“Twenty years ago, there wasn’t chairs,” Igór said. “The food was just served in the middle of the table.” While Petritegi did indeed offer chairs — and a beautiful hake in garlic and oil as an alternative to the cod — we were served roughly the same menu in all seven cider houses we visited, and we stood and ate in three of them.

In Astigarraga, a sleepy but pleasant town, we took a lovely, steep and tiring hike up to an old church that had been a stop on the ancient Camino de Santiago pilgrimage. As we wandered past orchards overlooking the bay of San Sebastián, our guide, Ainize, told us stories of the Basque golden age. In the 16th century, Basque ships were built around the cider barrels, and each sailor drank up to three liters of cider per day to fend off scurvy. The result, according to lore, was that the Basque fishermen and whale hunters were the healthiest and most renowned on the sea, fishing far from their home waters. Their range was so famous that, only two years ago, the remote West Fjords of Iceland repealed a 400-year-old law that ordered the murder of any Basque visitor on sight.

“The 16th century was the golden age of cider, but cidermaking is much older than that,” Ainize said. “The original meaning of txotx, in our language, is ‘to speak’. Now it’s an invitation to drink cider.”

As we descended back into the town square, Ainize pointed out the local pelota court, where a traditional handball game is played. Many believe this sport originated with the ancient Greeks. We also saw huge stones with handles that are used for lifting and carrying in yet another Basque sport. The day before, we’d drank cider with a woman named Olatz who told us, “I carry a stone of 550 kilos with eight women.” She added, with a laugh: “We have our own sports here.”

At Petritegi, Igór took us through the orchards where we learned about Basque varieties of apples like Goikoetxe, Moko, Txalaka, Gezamina and Urtebi — a far cry from Granny Smith and Golden Delicious. A Basque cider can be made from more than 100 varieties — some bitter, some acidic, some sweet — and 40 to 50 might be blended in single cider.We were told that one kilo of apples will make one bottle. We were also told by a number of people that apples are sometimes trucked in from Normandy or Galicia to keep up with demand.

In the town center, Sidería Bereziartua operates a tasting room, and so we booked a tasting. “Cider is deep in our culture,” said Mikel, our pourer. “We don’t even know when we started making it.” Ciders using the official denomination of origin, Euskal Sagardoa, created in 2016, must be made entirely from Basque apples. When he poured Bereziartua’s Euskal Sagardoa, Mikel said, “If you want to take one bottle, drink this one.” Then he poured a cider with a Gorenak label, one that can use foreign apples in the blend — but must adhere to strict standards and be approved by official tasters. “If you want to drink three bottles, you take this one,” he said. Buying bottles at the cider houses in Basque Country is relatively inexpensive. I never saw one priced above 10 euros (about $12), and most were under 5 euros.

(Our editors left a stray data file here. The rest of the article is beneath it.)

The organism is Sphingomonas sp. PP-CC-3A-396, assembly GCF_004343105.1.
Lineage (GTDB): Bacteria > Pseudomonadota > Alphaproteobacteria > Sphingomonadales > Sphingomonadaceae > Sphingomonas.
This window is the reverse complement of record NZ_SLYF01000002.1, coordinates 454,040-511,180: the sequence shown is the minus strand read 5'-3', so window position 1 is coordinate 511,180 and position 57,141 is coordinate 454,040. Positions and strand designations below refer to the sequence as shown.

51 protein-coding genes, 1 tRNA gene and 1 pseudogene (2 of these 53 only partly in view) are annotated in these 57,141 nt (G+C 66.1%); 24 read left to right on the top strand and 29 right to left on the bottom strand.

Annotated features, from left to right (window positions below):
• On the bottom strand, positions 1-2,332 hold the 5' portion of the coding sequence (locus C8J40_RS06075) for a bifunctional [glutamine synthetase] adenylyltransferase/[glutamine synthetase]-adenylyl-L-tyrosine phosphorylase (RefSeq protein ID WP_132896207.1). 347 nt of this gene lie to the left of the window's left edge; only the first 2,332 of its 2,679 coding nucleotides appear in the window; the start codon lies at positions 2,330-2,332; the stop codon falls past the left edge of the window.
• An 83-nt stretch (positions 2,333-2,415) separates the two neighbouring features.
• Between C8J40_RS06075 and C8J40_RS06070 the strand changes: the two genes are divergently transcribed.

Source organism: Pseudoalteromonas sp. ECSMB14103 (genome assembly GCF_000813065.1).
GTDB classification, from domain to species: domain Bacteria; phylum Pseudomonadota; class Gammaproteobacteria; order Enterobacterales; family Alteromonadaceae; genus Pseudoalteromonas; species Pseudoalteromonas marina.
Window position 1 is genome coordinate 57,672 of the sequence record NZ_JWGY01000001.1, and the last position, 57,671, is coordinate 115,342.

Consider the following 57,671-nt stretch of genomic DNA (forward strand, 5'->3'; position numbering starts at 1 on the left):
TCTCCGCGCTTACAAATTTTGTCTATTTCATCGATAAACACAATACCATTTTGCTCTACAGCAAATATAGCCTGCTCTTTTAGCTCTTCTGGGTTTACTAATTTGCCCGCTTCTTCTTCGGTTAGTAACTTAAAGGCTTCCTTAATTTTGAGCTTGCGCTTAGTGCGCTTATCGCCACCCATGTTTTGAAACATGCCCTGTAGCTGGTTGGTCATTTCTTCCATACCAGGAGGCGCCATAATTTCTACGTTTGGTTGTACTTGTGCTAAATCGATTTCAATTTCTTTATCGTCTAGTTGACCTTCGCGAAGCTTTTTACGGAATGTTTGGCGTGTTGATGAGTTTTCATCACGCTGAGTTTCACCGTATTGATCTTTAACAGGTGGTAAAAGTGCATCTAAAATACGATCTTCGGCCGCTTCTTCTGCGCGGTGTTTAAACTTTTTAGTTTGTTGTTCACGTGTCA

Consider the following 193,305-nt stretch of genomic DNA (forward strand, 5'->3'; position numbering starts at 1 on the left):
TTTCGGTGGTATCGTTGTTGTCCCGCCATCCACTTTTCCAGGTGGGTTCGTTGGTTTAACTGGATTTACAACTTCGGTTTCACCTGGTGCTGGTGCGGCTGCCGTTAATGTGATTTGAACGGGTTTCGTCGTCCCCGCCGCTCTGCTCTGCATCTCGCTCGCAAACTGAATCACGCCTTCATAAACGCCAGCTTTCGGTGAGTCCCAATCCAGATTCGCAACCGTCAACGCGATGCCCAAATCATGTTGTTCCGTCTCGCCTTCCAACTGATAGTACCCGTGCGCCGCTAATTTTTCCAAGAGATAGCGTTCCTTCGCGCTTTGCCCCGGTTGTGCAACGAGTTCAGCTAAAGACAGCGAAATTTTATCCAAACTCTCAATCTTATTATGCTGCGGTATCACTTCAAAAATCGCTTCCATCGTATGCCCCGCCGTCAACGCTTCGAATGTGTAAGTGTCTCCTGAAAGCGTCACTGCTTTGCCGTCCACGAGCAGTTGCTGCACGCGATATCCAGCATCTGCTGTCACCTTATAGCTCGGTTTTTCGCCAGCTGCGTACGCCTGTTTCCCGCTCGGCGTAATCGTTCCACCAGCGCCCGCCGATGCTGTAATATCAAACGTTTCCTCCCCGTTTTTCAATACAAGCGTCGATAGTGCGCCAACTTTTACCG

On our last evening, we went to Lizeaga, a sagardotegi in a 16th-century farmhouse that’s next to Garziategi. Earlier, our stone-carrying friend Olatz had described the house as “the real txotx.” Our reservation at one of the long table was marked with a long baguette. There were no chairs. After the opening plate of chorizo, we strolled into the barrel room. Gabriel, the cider maker, was opening the ancient taps with what looked like pliers. Gabriel went from cask to cask, and we followed along, dashing back into the dining room in between for the omelet, the cod, the steak.

After the eighth or ninth (or 10th?) txotx, and after some debating of technique with my brother, I thought I had finally gotten the catch down like a true Basque. But on the next txotx, when I put my glass under the stream, Gabriel gently corrected my form: “No, no,” he said, “have the cider hit here.” Well, no matter. Soon enough he tapped another barrel, and there was another chance to learn.

The cider museumSagardoaren Lurraldea (Kale Nagusia, 48, Astigarraga;, is a great resource, with tastings and hiking tours. Visitors can also book advanced reservations for any of 21 local cider houses on the museum website.


Cider houses in Basque Country get crowded during the cider season, which runs from late January through April, so reservations for dinner or lunch are recommended.

Some recommended cider houses in Astigarraga to visit during txotx season:

Zapiain, Kale Nagusia 96;

Garziategi, Martutene Pasealekua 139;

Lizeaga, Paseo de Martutene, 139:

Petritegi, Petritegi Bidea; Offers tastings and tours, as well as lunch and dinner.

In Hernani, a 20-minute walk from Astigarraga:

Zelaia, Martindegi Auzoa;


Pensión Txingurri Donostia Ibilbidea, Astigarraga;